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Employee Participation in the European Company: Implications for the Greek Industrial Relations System

Koutroukis, Theodore (2008): Employee Participation in the European Company: Implications for the Greek Industrial Relations System. Published in:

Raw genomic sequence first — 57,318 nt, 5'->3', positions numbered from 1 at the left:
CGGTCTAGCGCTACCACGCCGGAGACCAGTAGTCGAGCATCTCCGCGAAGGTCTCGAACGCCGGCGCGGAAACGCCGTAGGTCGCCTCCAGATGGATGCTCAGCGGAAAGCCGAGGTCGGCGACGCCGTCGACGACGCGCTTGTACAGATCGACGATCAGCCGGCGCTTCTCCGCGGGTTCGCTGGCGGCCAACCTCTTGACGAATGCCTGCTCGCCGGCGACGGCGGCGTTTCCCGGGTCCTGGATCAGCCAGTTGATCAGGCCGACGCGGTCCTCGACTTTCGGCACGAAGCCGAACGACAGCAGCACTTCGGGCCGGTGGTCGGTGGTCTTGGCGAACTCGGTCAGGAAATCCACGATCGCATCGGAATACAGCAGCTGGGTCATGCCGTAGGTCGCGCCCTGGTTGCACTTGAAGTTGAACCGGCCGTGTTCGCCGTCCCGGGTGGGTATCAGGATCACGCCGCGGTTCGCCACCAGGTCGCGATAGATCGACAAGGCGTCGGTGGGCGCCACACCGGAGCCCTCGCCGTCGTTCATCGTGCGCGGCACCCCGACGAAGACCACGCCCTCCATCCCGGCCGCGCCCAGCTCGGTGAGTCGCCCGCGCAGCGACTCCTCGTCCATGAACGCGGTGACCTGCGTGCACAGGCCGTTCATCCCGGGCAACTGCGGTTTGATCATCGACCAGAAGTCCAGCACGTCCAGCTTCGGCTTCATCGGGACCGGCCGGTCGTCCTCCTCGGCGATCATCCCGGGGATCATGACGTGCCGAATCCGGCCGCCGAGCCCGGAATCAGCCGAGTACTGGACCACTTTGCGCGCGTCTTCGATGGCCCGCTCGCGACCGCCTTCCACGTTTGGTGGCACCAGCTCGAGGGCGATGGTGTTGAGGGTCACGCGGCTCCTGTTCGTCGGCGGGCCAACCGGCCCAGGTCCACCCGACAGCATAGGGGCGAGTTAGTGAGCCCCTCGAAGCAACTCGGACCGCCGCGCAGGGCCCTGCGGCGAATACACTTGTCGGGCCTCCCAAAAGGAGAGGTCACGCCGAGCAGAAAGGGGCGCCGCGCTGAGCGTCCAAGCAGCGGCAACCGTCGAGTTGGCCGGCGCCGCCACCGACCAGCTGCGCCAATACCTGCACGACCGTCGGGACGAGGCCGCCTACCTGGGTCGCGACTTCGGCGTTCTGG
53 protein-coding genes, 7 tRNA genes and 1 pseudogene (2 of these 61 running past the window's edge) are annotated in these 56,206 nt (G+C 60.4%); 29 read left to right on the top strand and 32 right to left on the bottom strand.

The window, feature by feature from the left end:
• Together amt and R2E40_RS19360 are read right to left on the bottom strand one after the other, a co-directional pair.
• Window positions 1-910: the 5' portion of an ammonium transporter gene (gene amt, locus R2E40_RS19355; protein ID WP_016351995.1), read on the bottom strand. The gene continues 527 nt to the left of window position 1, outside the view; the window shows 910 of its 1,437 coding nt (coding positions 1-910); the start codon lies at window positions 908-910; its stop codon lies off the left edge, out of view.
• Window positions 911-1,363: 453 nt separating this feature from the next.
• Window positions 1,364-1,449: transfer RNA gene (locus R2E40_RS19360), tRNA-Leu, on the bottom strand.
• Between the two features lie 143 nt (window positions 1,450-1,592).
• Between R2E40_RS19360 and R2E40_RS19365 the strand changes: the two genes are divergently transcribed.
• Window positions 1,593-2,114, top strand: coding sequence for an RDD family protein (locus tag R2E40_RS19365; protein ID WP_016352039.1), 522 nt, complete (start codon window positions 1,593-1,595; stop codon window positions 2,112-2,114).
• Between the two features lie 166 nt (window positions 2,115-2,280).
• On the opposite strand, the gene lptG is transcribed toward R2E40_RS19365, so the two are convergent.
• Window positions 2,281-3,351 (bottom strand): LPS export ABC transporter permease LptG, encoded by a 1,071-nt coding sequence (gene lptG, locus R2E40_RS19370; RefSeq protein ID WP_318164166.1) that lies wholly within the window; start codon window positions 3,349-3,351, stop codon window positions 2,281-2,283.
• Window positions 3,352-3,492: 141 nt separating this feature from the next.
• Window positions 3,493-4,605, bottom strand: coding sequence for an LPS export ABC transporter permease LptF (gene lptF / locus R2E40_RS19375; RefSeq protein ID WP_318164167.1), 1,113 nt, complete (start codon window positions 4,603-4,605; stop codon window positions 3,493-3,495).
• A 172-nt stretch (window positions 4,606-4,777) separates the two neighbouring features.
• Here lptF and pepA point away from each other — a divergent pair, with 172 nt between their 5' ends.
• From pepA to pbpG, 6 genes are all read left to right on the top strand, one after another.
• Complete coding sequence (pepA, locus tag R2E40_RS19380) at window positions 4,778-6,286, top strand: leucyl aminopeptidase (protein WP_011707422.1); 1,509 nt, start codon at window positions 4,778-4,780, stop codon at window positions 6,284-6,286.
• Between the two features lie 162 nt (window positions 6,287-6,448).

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The need for social cohesion and an ability to motivate workers has resulted in several European Union (EU) directives concerning employee participation within European enterprises. The adoption of EU directive 2001/86/EC, which deals with worker involvement in European Companies, will have several implications for the European industrial relations system, as well as for national systems. It is widely known that worker participation in Greece has not engendered a significant number of best practices for a variety of reasons. Some reasons include the historical background of the Greek industrial relations system; the considerable unwillingness of social partners to participate in procedures of bipartite cooperation; and, finally, the political factionalism within trade unions. Nevertheless, over the last decade, the EU has moved worker participation into the mainstream through adopting three new directives: 1. European Works Councils (1994); 2. Worker involvement in the European Company (2001); and, 3. The national framework on employee information and consultation (2002). If information, consultation and participation would be introduced and made functional in European Companies, it would diffuse such participatory practices in national industrial relations systems as a whole. The aim of this chapter will be to examine if the European Company Directive will aid in enforcing the dynamics of worker participation in Greece. Moreover, it will test the research hypothesis of whether or not the European Company Statute would improve labour-management relations in Greece, as well as disseminate participatory institutions in additional workplaces (apart from the subsidiaries of European companies). Furthermore, it will examine the attitudes of social partners.

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